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Tuesday, May 13, 2014

Director Franks had stomach ulcers

            Director Franks had stomach ulcers, Irritable Bowel Syndrome, Dyspepsia, migraines, anxiety and his hair had gone white prematurely before falling out completely. He had always been a thin man, but since taking the job as Director of the FBI, he had lost a significant amount of weight due to his lack of sleep and the amount of stress that was put upon him. However, according to Fawn Carpenter, his secretary who had been there since J. Edgar Hoover was instated, he was actually holding up better than most of the Directors who had sat in his chair.

            He was just gulping down his eighth cup of coffee and a pill the size of a horse tranquilizer when there was a knock on the door and Fawn wandered inside, “Excuse me, sir. Agents Steele, Thomas and Caussyn would like a word with you.”

            Franks choked down the pill and grunted, “Sure. Why not?”

            Fawn nodded and blinked her gigantic, rheumy eyes at him and nodded before tottering back outside. Franks made a note to buy her some geriatric footwear for Christmas, but the three women hurrying inside interrupted his thoughts.

            “Well, what brings the entire basement up to see me all at once?”

            Christie cleared her throat; “Actually, I have some information on the Liberty Cross situation that I think you will be interested in seeing. I had Agent Caussyn cross-reference and verify my findings. And Agent Thomas is here because you made her my shadow.”

            “What are your findings, Agent Steele?” Director Franks asked wearily, aware of the flashes in his vision that usually heralded the beginnings of a horrendous migraine.

            Christie set a printout on his desk and cleared her throat, “Deaths. An absurd amount in Missouri.”

            “You are sounding like a broken record, Agent Steele. Your data on the dead and missing people in Liberty Cross is how we discovered the outbreak in the first place.”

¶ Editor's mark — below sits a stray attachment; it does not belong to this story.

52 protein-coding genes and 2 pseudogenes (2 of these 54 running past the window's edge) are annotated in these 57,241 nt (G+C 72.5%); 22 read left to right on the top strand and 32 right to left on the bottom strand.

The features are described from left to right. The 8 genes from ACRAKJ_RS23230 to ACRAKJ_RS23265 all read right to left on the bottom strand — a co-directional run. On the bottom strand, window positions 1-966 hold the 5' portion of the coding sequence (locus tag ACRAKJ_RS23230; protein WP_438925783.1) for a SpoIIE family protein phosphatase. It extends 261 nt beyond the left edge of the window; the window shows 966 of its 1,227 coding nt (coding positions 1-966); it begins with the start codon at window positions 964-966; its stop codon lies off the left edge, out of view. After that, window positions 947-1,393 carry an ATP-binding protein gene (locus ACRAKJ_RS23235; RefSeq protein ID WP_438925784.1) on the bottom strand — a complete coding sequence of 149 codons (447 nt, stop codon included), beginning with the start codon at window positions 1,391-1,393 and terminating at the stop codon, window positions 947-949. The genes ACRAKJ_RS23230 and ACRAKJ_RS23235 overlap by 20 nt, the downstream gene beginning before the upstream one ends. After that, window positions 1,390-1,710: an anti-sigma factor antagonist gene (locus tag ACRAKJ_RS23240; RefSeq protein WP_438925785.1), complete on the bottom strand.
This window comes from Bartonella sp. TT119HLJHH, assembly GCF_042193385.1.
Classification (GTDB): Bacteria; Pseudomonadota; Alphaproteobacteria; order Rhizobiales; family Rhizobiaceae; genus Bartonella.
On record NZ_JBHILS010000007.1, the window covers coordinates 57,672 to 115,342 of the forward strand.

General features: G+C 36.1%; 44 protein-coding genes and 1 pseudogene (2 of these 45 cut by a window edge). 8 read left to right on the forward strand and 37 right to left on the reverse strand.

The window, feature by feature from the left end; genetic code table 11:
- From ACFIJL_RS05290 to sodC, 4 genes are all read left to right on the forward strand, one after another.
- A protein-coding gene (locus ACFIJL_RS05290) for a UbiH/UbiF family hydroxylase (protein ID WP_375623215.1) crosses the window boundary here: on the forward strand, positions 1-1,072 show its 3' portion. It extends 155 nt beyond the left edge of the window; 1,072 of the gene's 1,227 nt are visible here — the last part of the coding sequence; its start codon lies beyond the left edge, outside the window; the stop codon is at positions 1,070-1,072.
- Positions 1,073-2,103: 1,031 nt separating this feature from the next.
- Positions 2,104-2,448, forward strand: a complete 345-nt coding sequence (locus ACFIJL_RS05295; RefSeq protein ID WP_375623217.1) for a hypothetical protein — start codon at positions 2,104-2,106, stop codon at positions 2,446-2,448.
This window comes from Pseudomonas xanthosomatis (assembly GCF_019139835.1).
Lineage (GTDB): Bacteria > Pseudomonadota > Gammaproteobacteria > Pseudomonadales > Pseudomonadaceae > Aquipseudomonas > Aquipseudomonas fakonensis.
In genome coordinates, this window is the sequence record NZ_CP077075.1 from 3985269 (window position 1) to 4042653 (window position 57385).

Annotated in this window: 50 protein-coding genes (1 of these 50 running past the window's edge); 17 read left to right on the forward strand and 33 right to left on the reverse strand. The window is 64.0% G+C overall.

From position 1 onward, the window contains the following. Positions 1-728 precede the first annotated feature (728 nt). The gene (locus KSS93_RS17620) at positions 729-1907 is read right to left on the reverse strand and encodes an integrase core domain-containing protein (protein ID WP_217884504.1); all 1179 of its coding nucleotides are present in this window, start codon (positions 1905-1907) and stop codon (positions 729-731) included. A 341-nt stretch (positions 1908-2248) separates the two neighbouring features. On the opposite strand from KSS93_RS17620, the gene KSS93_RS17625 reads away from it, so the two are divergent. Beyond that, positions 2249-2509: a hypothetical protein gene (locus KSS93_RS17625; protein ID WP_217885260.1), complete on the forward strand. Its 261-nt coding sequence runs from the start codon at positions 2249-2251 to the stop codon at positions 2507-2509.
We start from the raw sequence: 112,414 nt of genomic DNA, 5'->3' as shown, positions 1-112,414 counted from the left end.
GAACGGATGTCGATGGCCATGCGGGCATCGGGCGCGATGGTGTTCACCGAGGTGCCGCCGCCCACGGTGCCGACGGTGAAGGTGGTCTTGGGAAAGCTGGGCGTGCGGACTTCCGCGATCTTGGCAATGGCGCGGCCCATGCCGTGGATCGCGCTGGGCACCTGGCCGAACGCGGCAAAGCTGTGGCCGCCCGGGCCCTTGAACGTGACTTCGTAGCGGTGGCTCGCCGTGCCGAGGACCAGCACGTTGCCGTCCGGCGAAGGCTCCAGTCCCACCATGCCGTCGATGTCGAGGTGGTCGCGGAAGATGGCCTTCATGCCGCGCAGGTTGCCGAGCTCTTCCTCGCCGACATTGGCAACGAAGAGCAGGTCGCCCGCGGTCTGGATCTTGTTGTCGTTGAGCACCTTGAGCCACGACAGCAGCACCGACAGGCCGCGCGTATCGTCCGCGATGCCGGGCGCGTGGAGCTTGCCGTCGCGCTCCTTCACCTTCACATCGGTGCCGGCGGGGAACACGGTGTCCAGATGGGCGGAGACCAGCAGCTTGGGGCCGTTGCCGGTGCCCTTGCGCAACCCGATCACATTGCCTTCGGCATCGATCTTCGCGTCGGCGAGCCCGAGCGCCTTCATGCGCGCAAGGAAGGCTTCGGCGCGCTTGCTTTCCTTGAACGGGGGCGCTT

“I know, but when I found the outbreak I didn’t see the whole picture. Here is all of our data about killings for the past month: there have been twenty total in a fifty mile radius of Liberty Cross, and five more in the month before that.”

            Director Franks frowned, “That seems like a mistake.”

            “It isn't, sir.” Taylor cut in, “I thought so too until I triple checked the system and cross-referenced all of these cases. If we follow the pattern here, it means that the outbreak in Liberty Cross is consistent with the other killings. It looks like whoever perpetrated the crimes in the surrounding area was in our favorite small town at the outbreak’s onset.”

            “Meaning that this outbreak could very well could have been created artificially,” Christie continued, “It could be an attack.”

            Franks looked over the sheet and nodded slowly, “You think that this outbreak could actually be a viral weapon?”

            Christie looked over her shoulder at Agent Thomas, who cleared her throat, “Sir, given my experience both in the field and as an analyst, I can’t in good conscience disregard their findings. If this is a weapon of some sort, all of the CDC agents who went there to contain it are at risk. This thing could wipe them out and spread even faster if we don’t get them to right information.”

            The director pinched the bridge of his nose and let out a long breath, “I can’t ignore that possibility either. We lost contact with our CDC liaison in Liberty Cross late last night and we haven’t been able to reestablish contact. What is also worrying is that there has been no activity from the town on any level: no phone calls out of the town, no social media hits, not even radio contact. It is a literal dead zone right now.”